By Chido Nwangwu, moderator of the Achebe Colloquium (Governance, Security, and Peace in Africa) December 7-8, 2012 at Brown University, is the Publisher of USAfrica and first African-owned, U.S-based newspaper published on the internet USAfricaonline.com
Africa’s most acclaimed and fluent writer of the English Language, the most translated writer of Black heritage in the world, broadcaster extraordinaire, social conscience of millions, cultural
custodian and elevator, chronicler and essayist, goodwill ambassador and man of progressive rock-ribbed principles, the Eagle on the Iroko, Ugo n’abo Professor Chinua Achebe, joined his ancestors a few hours ago, at the age of 82, in a peaceful and graceful transition in the warm company of his family.
Reasonably, Achebe’s message has been neither dimmed nor dulled by time and clime. He’s our pathfinder, the intellectual godfather of millions of Africans and lovers of the fine art of good writing. Achebe’s cultural contexts are, at once, pan-African, globalist and local; hence, his literary contextualizations soar beyond the confines of Umuofia and any Igbo or Nigerian setting of his creative imagination or historical recall.
His globalist underpinnings and outlook are truly reflective of the true essence of his/our Igbo world-view, his Igbo upbringing and disposition. Igbos and Jews share (with a few other other cultures) this pan-global disposition to issues of art, life, commerce, juridical pursuits, and quest to be republicanist in terms of the vitality of the individual/self.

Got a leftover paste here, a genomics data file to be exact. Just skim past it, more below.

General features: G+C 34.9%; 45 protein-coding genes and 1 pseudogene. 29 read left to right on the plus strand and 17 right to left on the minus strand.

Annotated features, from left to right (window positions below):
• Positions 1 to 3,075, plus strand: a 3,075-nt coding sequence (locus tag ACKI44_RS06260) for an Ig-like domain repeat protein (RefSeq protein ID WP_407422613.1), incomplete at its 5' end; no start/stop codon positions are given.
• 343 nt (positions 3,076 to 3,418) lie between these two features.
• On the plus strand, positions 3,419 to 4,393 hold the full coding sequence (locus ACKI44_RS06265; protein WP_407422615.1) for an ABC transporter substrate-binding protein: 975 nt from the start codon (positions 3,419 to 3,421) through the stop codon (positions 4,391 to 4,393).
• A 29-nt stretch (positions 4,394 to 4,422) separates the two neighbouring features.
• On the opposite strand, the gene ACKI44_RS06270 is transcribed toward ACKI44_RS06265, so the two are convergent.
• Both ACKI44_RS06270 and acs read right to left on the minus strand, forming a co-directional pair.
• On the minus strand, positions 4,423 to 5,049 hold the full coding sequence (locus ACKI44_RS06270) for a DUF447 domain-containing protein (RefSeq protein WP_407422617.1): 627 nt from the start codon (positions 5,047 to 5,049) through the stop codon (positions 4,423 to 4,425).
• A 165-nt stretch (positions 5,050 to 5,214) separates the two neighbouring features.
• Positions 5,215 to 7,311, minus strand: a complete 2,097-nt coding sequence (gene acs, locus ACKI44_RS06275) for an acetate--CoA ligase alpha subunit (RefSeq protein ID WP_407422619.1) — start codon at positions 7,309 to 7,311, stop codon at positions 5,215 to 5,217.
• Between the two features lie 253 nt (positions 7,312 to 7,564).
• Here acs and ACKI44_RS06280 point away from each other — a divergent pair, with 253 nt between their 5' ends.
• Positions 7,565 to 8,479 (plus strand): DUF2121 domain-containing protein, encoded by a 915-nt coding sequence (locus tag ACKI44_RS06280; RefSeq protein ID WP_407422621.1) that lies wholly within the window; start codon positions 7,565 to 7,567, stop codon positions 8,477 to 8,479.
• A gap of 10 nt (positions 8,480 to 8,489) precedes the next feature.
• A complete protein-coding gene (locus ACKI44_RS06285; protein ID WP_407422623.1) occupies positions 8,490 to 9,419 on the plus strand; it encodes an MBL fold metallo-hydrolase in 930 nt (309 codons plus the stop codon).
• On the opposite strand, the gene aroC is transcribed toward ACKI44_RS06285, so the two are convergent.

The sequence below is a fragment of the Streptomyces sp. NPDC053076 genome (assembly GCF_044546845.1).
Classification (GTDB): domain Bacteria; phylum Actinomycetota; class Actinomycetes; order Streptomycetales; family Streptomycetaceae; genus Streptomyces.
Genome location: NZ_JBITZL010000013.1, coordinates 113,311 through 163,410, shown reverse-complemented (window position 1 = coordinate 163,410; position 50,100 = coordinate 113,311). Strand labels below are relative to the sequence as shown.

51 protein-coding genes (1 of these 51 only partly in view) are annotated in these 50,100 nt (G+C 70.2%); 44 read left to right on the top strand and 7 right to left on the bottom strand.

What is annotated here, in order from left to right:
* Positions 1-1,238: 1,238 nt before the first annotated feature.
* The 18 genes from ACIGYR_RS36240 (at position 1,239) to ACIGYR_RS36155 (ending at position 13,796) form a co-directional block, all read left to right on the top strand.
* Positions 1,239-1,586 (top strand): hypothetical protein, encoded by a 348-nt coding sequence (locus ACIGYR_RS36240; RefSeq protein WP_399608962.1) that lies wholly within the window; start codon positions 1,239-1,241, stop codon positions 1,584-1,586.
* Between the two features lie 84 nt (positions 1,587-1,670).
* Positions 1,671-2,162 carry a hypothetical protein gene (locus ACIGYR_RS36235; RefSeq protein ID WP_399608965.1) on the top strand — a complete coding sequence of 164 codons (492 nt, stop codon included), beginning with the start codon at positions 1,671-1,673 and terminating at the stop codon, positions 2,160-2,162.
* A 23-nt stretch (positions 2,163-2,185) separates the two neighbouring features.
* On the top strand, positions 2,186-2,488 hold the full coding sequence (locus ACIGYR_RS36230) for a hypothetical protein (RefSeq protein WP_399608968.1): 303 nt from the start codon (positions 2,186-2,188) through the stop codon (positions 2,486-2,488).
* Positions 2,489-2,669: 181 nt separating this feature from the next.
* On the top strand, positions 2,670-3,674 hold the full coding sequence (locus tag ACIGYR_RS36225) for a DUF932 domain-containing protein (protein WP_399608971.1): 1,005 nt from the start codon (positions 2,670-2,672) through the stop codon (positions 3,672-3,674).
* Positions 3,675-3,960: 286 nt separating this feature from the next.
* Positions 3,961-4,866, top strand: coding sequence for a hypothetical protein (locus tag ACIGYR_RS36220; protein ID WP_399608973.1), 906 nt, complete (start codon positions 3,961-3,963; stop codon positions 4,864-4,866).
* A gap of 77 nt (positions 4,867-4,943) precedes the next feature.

In Achebe’s works, the centrality of Chi (God) attains an additional clarity in the Igbo cosmology… it is a world which prefers a quasi-capitalistic business attitude while taking due cognizance of the usefulness of the whole, the community. I’ve studied, lived and tried to better understand, essentially, the rigor and towering moral certainties which Achebe have employed in most of his works and his world. I know, among other reasons, because I share the same Igbo ancestry with him. Permit me to attempt a brief sentence, with that Achebean simplicty and clarity. Here, folks, what the world has known since 1958: Achebe is good! Eagle on the Iroko, may your Lineage endure! There has never been one like you! Ugo n’abo, chukwu gozie gi oo!